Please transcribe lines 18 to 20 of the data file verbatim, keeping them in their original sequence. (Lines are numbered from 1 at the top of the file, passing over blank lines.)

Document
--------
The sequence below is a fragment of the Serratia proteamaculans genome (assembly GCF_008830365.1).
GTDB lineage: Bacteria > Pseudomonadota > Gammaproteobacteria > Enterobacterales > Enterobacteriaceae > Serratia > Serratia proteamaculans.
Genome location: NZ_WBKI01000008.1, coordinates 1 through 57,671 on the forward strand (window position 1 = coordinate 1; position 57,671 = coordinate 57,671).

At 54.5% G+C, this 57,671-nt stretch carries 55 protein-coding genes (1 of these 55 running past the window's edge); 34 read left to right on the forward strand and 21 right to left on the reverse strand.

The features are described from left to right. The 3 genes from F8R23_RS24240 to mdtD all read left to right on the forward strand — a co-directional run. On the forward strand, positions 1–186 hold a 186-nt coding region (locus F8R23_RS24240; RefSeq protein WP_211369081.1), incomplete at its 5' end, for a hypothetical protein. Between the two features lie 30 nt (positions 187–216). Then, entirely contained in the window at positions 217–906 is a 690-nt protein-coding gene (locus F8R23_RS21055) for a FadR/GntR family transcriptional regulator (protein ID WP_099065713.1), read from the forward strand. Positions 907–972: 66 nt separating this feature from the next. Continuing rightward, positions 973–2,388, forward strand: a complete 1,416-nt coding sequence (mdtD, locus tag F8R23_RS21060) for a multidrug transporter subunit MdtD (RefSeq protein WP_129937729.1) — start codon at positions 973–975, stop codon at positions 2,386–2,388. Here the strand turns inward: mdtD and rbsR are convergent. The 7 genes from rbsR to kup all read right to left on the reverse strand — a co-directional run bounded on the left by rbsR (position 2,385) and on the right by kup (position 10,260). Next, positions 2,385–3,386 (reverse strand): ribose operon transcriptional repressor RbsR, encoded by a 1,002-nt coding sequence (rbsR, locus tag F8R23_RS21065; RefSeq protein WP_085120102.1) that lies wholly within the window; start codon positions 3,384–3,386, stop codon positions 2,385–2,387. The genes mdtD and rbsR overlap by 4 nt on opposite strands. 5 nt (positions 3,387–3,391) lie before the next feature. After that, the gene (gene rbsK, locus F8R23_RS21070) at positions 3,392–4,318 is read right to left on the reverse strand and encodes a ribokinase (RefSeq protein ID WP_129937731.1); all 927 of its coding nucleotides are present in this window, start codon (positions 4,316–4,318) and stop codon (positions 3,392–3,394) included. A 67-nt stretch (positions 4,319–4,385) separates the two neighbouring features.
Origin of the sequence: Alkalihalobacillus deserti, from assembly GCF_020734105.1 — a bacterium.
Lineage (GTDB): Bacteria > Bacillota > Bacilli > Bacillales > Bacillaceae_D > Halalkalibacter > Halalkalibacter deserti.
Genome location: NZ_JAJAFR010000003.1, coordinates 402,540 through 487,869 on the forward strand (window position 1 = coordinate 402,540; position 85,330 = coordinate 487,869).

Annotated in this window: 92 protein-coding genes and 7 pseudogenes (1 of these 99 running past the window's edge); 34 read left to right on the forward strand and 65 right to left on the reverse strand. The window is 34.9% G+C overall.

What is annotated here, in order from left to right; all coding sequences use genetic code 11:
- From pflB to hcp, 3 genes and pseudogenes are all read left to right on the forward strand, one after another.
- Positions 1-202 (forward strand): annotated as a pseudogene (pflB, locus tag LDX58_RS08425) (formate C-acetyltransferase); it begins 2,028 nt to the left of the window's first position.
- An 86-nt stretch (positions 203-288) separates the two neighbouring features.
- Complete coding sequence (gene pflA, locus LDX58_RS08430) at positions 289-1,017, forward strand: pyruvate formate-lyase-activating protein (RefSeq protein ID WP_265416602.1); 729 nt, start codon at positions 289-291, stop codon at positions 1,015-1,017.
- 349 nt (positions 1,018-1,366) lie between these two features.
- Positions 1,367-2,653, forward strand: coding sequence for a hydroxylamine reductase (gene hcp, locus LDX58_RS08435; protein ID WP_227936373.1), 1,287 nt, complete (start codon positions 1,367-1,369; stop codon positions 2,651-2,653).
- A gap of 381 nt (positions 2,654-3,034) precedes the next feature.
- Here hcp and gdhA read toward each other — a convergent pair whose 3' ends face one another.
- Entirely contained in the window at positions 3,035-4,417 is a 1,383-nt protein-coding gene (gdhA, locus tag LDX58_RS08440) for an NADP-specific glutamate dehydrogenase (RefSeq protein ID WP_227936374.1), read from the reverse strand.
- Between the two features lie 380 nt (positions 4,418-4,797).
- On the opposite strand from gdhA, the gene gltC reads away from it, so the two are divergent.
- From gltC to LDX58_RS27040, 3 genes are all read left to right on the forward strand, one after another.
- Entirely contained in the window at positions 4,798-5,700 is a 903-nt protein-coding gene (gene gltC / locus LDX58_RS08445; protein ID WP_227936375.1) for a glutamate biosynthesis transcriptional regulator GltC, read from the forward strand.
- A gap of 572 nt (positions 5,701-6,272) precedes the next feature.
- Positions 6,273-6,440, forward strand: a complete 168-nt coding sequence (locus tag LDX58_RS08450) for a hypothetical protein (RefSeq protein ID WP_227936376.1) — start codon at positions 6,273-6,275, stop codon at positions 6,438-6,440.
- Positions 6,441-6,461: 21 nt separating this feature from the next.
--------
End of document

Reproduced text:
- Here hcp and gdhA read toward each other — a convergent pair whose 3' ends face one another.
- Entirely contained in the window at positions 3,035-4,417 is a 1,383-nt protein-coding gene (gdhA, locus tag LDX58_RS08440) for an NADP-specific glutamate dehydrogenase (RefSeq protein ID WP_227936374.1), read from the reverse strand.
- Between the two features lie 380 nt (positions 4,418-4,797).